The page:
Posted By Chella Ramanan
Microsoft has launched a website offering more details on the Xbox One, in a hope of allaying any consumer concerns regarding always on, pre-owned licensing and Kinect. These may not be the answers you’re looking for.
Is Xbox One always on?
Micorosft says: With Xbox One you can game offline for up to 24 hours on your primary console, or one hour if you are logged on to a separate console accessing your library. Offline gaming is not possible after these prescribed times until you re-establish a connection, but you can still watch live TV and enjoy Blu-ray and DVD movies.
We say: Well, I guess technically, this is a no. It’s more of an inconvenience, rather than a major connectivity issue.
Can you trade-in games?
Microsoft says: Today, some gamers choose to sell their old disc-based games back for cash and credit. We designed Xbox One so game publishers can enable you to trade in your games at participating retailers. Microsoft does not charge a platform fee to retailers, publishers, or consumers for enabling transfer of these games.
In our role as a game publisher, Microsoft Studios will enable you to give your games to friends or trade in your Xbox One games at participating retailers. Third party publishers may opt in or out of supporting game resale and may set up business terms or transfer fees with retailers. Microsoft does not receive any compensation as part of this. In addition, third party publishers can enable you to give games to friends. Loaning or renting games won’t be available at launch, but we are exploring the possibilities with our partners.
We say: This one is a bit of a cop-out. Microsoft doesn’t charge a fee, but publishers can if they want and it looks like the ebay days are over. No rentals at launch either.
Can you lend games to your friends?
Microsoft says: Xbox One is designed so game publishers can enable you to give your disc-based games to your friends. There are no fees charged as part of these transfers. There are two requirements: you can only give them to people who have been on your friends list for at least 30 days and each game can only be given once.
We say: Yes, you can, if publishers let you. And no ‘lending’ to strangers with maybe a cash incentive, so don’t get any ideas.
What about Kinect and privacy issues?
Microsoft says: The system will navigate you through key privacy options, like automatic or manual sign in, privacy settings, and clear notifications about how data is used. When Xbox One is on and you’re simply having a conversation in your living room, your conversation is not being recorded or uploaded.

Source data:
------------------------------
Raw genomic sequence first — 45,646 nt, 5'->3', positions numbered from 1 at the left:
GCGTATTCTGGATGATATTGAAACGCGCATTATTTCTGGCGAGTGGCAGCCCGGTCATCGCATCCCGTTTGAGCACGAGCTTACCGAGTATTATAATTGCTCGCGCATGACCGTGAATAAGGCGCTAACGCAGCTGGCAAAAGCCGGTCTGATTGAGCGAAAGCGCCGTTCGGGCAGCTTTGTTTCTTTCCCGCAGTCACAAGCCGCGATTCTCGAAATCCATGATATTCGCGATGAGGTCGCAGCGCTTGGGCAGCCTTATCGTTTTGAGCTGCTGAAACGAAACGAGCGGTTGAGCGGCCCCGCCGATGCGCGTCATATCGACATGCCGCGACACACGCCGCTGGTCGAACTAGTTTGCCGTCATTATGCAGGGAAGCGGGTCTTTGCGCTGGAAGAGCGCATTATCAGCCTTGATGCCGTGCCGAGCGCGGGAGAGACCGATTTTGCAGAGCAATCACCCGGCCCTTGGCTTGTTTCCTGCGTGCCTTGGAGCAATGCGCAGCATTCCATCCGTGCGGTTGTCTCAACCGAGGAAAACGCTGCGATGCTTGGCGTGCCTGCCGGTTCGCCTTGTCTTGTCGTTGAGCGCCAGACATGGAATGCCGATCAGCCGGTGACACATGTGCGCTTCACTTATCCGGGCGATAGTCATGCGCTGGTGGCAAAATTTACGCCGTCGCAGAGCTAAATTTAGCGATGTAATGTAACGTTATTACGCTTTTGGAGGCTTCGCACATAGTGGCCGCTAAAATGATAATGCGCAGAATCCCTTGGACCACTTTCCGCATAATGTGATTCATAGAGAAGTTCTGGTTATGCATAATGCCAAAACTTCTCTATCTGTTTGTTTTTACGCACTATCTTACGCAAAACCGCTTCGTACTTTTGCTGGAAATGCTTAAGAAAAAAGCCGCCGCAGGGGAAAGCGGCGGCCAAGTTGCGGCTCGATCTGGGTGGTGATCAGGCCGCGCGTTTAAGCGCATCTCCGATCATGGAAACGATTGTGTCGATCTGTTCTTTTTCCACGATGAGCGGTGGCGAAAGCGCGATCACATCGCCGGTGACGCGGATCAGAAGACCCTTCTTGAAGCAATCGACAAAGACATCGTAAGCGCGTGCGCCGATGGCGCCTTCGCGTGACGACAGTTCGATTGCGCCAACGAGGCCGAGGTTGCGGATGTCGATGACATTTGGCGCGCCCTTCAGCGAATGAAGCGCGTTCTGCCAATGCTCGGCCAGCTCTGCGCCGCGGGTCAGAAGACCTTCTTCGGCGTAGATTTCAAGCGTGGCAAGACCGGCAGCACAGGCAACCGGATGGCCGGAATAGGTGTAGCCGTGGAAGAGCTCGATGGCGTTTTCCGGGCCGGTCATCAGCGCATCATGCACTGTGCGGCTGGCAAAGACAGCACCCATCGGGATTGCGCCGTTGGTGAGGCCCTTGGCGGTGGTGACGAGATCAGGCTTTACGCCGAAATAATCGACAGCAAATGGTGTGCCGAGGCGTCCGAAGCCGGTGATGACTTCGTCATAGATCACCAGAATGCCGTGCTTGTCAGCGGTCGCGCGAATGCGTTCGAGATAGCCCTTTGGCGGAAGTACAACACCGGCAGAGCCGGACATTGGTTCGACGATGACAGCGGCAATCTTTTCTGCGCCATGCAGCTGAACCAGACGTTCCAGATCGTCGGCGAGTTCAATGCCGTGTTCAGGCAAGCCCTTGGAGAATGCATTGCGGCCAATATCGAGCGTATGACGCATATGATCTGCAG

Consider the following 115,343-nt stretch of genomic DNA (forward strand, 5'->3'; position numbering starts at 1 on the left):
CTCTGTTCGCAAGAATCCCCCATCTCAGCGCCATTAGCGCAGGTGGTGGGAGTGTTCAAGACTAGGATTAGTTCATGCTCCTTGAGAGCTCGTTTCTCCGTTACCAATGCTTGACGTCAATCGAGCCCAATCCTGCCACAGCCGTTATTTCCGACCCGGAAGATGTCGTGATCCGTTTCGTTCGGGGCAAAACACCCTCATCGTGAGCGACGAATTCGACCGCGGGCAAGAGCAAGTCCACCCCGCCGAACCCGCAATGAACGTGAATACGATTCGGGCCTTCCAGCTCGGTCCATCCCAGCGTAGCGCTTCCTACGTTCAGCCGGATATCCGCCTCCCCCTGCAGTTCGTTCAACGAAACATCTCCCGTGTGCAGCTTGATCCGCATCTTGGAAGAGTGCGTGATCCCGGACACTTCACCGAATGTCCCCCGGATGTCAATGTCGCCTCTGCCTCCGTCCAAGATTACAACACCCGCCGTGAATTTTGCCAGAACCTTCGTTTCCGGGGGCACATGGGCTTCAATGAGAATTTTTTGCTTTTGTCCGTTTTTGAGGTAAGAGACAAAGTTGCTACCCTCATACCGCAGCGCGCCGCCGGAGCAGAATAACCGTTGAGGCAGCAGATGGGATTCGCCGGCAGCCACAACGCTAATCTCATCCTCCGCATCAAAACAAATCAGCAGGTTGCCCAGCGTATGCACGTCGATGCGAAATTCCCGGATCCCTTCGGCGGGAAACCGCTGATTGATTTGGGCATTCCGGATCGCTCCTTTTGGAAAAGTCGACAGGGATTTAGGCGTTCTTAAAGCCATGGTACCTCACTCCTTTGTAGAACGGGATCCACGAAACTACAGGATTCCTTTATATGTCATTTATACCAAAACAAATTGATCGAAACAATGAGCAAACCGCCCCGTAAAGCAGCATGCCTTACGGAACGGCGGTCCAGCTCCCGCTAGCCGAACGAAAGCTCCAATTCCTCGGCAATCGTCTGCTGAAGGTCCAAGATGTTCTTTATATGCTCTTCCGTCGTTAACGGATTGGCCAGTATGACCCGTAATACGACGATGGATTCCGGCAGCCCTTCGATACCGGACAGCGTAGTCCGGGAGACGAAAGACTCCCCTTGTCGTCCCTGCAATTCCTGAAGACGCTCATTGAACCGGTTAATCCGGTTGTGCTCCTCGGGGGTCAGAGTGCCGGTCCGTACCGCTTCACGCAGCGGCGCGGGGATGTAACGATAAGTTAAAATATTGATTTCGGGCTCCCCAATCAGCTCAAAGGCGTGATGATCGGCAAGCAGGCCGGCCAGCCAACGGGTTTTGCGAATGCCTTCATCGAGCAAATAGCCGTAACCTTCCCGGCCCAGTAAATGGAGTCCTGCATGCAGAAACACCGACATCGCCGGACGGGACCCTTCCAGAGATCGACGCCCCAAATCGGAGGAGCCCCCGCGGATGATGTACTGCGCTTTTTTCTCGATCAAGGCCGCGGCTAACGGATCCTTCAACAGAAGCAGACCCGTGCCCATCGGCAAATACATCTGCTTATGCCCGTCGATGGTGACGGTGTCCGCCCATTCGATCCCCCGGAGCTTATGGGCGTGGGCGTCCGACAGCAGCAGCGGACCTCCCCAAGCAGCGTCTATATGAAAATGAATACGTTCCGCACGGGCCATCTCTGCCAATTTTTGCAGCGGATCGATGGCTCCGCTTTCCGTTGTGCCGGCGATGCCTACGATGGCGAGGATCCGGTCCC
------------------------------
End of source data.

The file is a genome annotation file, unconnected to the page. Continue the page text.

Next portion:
If you don’t want the Kinect sensor on while playing games or enjoying your entertainment, you can pause Kinect. To turn off your Xbox One, just say ‘Xbox Off.’ When the system is off, it’s only listening for the single voice command — ‘Xbox On,’ and you can even turn that feature off too. Some apps and games may require Kinect functionality to operate, so you’ll need to turn it back on for these experiences.
We say: So Kinect isn’t an insidious spying device, offering Microsoft HAL-like access to your home.
Microsoft has finally answered the questions that have been dominating the headlines since their big reveal, in May. That clears things up nicely and now we can just focus on the games at its E3 press conference on Monday – or so Microsoft hopes. They have answered the most pressing questions, but there’s no good news there, really.
And to top it all, Microsoft adds this caveat at the end. Make of it, what you will.
"As we move into this new generation of games and entertainment, from time to time, Microsoft may change its policies, terms, products and services to reflect modifications and improvements to our services, feedback from customers and our business partners or changes in our business priorities and business models or for other reasons. We may also cease to offer certain services or products for similar reasons."